The "white male effect" refers to the until-now unexplained tendency of white males to fear all manner of risk less than women and minorities. Published in the Journal of Empirical Legal Studies, this paper reports the results of an empirical study finding that that "the white male effect" derives from the tendency of individuals to form risk perceptions protective of identities they enjoy by virtue of cultural norms that feature race- and gender-differentiation in roles relating to putatively dangerous activities.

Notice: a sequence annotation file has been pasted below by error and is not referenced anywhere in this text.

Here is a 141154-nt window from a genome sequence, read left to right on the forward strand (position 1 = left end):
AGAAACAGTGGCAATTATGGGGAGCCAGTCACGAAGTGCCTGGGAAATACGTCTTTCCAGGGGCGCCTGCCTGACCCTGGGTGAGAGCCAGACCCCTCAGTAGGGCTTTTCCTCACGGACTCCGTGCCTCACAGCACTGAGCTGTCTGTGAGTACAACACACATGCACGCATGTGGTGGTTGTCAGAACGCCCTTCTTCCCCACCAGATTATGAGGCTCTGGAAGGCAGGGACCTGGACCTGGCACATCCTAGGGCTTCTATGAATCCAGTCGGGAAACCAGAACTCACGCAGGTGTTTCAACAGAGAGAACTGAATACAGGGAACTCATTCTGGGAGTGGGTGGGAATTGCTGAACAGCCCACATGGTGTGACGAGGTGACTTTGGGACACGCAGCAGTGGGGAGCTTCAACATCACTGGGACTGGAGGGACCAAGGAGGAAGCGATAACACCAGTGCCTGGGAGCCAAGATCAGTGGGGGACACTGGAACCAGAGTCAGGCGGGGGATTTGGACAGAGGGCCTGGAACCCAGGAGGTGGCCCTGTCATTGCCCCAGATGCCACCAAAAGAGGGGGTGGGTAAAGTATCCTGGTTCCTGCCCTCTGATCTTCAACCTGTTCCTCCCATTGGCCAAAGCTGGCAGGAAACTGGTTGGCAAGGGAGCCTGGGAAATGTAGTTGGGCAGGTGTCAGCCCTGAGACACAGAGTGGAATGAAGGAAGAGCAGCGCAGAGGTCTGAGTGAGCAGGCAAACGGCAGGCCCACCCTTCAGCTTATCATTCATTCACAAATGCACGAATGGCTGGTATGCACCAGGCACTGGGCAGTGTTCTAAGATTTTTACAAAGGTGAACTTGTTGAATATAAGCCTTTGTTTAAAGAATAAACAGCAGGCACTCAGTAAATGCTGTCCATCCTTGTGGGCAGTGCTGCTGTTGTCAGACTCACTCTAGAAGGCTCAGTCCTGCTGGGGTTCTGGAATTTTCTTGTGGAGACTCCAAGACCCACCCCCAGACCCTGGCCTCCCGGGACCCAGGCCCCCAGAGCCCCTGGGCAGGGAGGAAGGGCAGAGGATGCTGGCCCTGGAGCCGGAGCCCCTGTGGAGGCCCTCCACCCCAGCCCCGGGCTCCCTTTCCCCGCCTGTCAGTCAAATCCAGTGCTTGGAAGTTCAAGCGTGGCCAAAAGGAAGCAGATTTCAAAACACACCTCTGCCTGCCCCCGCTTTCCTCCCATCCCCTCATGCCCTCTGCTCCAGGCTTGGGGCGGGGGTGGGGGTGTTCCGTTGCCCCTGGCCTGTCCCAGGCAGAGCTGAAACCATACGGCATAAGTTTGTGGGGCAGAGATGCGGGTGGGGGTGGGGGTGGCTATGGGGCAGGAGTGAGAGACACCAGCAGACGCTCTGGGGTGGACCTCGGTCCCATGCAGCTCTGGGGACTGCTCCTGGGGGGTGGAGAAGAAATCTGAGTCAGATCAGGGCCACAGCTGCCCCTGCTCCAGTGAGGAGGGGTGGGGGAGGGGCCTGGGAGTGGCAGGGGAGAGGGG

Why do white men fear various risks less than women and minorities? Known as the "white male effect," this pattern is well documented but poorly understood. This paper proposes a new explanation: identity-protective cognition. Putting work on the cultural theory of risk together with work on motivated cognition in social psychology suggests that individuals selectively credit and dismiss asserted dangers in a manner supportive of their preferred form of social organization. This dynamic, it is hypothesized, drives the white male effect, which reflects the risk skepticism that hierarchical and individualistic white males display when activities integral to their cultural identities are challenged as harmful. The article presents the results of an 1,800-person study that confirmed that cultural worldviews interact with the impact of gender and race on risk perception in patterns that suggest cultural-identity-protective cognition. It also discusses the implication of these findings for risk regulation and communication.